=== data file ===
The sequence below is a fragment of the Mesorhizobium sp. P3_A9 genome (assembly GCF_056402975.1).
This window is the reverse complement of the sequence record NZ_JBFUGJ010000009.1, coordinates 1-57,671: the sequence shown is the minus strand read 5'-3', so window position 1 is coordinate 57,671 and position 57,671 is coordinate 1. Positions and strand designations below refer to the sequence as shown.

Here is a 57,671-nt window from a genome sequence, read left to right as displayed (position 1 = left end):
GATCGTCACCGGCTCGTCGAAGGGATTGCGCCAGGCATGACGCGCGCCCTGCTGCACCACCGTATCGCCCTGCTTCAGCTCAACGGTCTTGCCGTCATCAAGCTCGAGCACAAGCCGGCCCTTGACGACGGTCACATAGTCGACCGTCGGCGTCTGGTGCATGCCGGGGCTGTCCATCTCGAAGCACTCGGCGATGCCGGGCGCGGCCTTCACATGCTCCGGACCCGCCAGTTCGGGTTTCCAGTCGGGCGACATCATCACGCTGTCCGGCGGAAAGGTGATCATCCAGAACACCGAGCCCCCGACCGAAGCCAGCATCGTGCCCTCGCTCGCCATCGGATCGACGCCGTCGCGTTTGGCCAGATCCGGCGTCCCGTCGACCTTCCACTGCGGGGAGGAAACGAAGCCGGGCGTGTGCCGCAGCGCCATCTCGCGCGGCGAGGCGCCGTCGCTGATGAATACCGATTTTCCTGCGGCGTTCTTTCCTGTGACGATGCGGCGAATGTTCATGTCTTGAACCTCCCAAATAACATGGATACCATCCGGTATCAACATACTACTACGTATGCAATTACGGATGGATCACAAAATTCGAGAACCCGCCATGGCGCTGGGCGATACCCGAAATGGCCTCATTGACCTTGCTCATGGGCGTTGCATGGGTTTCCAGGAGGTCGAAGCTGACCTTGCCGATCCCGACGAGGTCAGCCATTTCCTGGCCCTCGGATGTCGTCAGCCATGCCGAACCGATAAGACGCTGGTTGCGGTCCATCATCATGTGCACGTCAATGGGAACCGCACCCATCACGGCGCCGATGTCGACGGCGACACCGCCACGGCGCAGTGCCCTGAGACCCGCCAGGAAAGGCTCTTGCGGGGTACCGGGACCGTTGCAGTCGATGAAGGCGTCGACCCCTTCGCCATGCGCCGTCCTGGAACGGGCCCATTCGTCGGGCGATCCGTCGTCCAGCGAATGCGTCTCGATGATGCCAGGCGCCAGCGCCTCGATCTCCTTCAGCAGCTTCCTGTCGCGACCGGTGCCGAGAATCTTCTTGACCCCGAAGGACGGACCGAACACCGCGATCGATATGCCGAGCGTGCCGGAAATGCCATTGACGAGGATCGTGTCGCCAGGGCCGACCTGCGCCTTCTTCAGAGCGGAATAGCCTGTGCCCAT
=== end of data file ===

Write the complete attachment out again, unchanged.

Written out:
The sequence below is a fragment of the Mesorhizobium sp. P3_A9 genome (assembly GCF_056402975.1).
This window is the reverse complement of the sequence record NZ_JBFUGJ010000009.1, coordinates 1-57,671: the sequence shown is the minus strand read 5'-3', so window position 1 is coordinate 57,671 and position 57,671 is coordinate 1. Positions and strand designations below refer to the sequence as shown.

Here is a 57,671-nt window from a genome sequence, read left to right as displayed (position 1 = left end):
GATCGTCACCGGCTCGTCGAAGGGATTGCGCCAGGCATGACGCGCGCCCTGCTGCACCACCGTATCGCCCTGCTTCAGCTCAACGGTCTTGCCGTCATCAAGCTCGAGCACAAGCCGGCCCTTGACGACGGTCACATAGTCGACCGTCGGCGTCTGGTGCATGCCGGGGCTGTCCATCTCGAAGCACTCGGCGATGCCGGGCGCGGCCTTCACATGCTCCGGACCCGCCAGTTCGGGTTTCCAGTCGGGCGACATCATCACGCTGTCCGGCGGAAAGGTGATCATCCAGAACACCGAGCCCCCGACCGAAGCCAGCATCGTGCCCTCGCTCGCCATCGGATCGACGCCGTCGCGTTTGGCCAGATCCGGCGTCCCGTCGACCTTCCACTGCGGGGAGGAAACGAAGCCGGGCGTGTGCCGCAGCGCCATCTCGCGCGGCGAGGCGCCGTCGCTGATGAATACCGATTTTCCTGCGGCGTTCTTTCCTGTGACGATGCGGCGAATGTTCATGTCTTGAACCTCCCAAATAACATGGATACCATCCGGTATCAACATACTACTACGTATGCAATTACGGATGGATCACAAAATTCGAGAACCCGCCATGGCGCTGGGCGATACCCGAAATGGCCTCATTGACCTTGCTCATGGGCGTTGCATGGGTTTCCAGGAGGTCGAAGCTGACCTTGCCGATCCCGACGAGGTCAGCCATTTCCTGGCCCTCGGATGTCGTCAGCCATGCCGAACCGATAAGACGCTGGTTGCGGTCCATCATCATGTGCACGTCAATGGGAACCGCACCCATCACGGCGCCGATGTCGACGGCGACACCGCCACGGCGCAGTGCCCTGAGACCCGCCAGGAAAGGCTCTTGCGGGGTACCGGGACCGTTGCAGTCGATGAAGGCGTCGACCCCTTCGCCATGCGCCGTCCTGGAACGGGCCCATTCGTCGGGCGATCCGTCGTCCAGCGAATGCGTCTCGATGATGCCAGGCGCCAGCGCCTCGATCTCCTTCAGCAGCTTCCTGTCGCGACCGGTGCCGAGAATCTTCTTGACCCCGAAGGACGGACCGAACACCGCGATCGATATGCCGAGCGTGCCGGAAATGCCATTGACGAGGATCGTGTCGCCAGGGCCGACCTGCGCCTTCTTCAGAGCGGAATAGCCTGTGCCCAT